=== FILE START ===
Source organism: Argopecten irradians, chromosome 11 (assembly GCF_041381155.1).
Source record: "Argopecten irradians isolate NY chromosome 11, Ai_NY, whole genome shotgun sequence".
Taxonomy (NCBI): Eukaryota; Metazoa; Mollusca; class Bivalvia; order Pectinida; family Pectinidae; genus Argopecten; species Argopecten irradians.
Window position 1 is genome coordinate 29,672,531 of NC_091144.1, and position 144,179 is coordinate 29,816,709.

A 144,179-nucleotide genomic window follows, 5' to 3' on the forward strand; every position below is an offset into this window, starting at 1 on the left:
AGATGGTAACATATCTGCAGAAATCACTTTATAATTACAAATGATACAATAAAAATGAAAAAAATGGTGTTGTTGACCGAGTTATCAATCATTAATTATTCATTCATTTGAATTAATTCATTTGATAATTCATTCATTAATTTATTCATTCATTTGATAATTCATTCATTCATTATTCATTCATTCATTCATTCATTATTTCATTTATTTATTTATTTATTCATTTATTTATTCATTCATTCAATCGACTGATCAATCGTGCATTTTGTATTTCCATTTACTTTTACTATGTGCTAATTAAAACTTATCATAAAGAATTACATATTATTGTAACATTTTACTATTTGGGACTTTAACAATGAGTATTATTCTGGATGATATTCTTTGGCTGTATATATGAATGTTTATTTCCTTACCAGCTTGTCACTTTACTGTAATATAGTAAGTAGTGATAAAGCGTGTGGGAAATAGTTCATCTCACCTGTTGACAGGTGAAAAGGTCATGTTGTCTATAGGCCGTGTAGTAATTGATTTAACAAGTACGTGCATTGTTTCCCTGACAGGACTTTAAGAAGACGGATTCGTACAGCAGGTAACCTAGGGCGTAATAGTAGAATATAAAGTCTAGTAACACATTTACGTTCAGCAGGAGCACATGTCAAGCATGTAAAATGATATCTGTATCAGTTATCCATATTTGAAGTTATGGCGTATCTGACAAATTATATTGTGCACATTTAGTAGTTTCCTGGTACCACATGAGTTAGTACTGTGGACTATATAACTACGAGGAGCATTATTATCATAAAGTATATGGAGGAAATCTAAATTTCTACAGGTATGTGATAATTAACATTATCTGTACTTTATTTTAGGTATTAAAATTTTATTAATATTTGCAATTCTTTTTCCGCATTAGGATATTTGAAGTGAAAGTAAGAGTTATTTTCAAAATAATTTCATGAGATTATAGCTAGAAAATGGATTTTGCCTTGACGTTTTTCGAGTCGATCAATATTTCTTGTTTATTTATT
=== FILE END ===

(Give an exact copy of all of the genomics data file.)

Source organism: Argopecten irradians, chromosome 11 (assembly GCF_041381155.1).
Source record: "Argopecten irradians isolate NY chromosome 11, Ai_NY, whole genome shotgun sequence".
Taxonomy (NCBI): Eukaryota; Metazoa; Mollusca; class Bivalvia; order Pectinida; family Pectinidae; genus Argopecten; species Argopecten irradians.
Window position 1 is genome coordinate 29,672,531 of NC_091144.1, and position 144,179 is coordinate 29,816,709.

A 144,179-nucleotide genomic window follows, 5' to 3' on the forward strand; every position below is an offset into this window, starting at 1 on the left:
AGATGGTAACATATCTGCAGAAATCACTTTATAATTACAAATGATACAATAAAAATGAAAAAAATGGTGTTGTTGACCGAGTTATCAATCATTAATTATTCATTCATTTGAATTAATTCATTTGATAATTCATTCATTAATTTATTCATTCATTTGATAATTCATTCATTCATTATTCATTCATTCATTCATTCATTATTTCATTTATTTATTTATTTATTCATTTATTTATTCATTCATTCAATCGACTGATCAATCGTGCATTTTGTATTTCCATTTACTTTTACTATGTGCTAATTAAAACTTATCATAAAGAATTACATATTATTGTAACATTTTACTATTTGGGACTTTAACAATGAGTATTATTCTGGATGATATTCTTTGGCTGTATATATGAATGTTTATTTCCTTACCAGCTTGTCACTTTACTGTAATATAGTAAGTAGTGATAAAGCGTGTGGGAAATAGTTCATCTCACCTGTTGACAGGTGAAAAGGTCATGTTGTCTATAGGCCGTGTAGTAATTGATTTAACAAGTACGTGCATTGTTTCCCTGACAGGACTTTAAGAAGACGGATTCGTACAGCAGGTAACCTAGGGCGTAATAGTAGAATATAAAGTCTAGTAACACATTTACGTTCAGCAGGAGCACATGTCAAGCATGTAAAATGATATCTGTATCAGTTATCCATATTTGAAGTTATGGCGTATCTGACAAATTATATTGTGCACATTTAGTAGTTTCCTGGTACCACATGAGTTAGTACTGTGGACTATATAACTACGAGGAGCATTATTATCATAAAGTATATGGAGGAAATCTAAATTTCTACAGGTATGTGATAATTAACATTATCTGTACTTTATTTTAGGTATTAAAATTTTATTAATATTTGCAATTCTTTTTCCGCATTAGGATATTTGAAGTGAAAGTAAGAGTTATTTTCAAAATAATTTCATGAGATTATAGCTAGAAAATGGATTTTGCCTTGACGTTTTTCGAGTCGATCAATATTTCTTGTTTATTTATT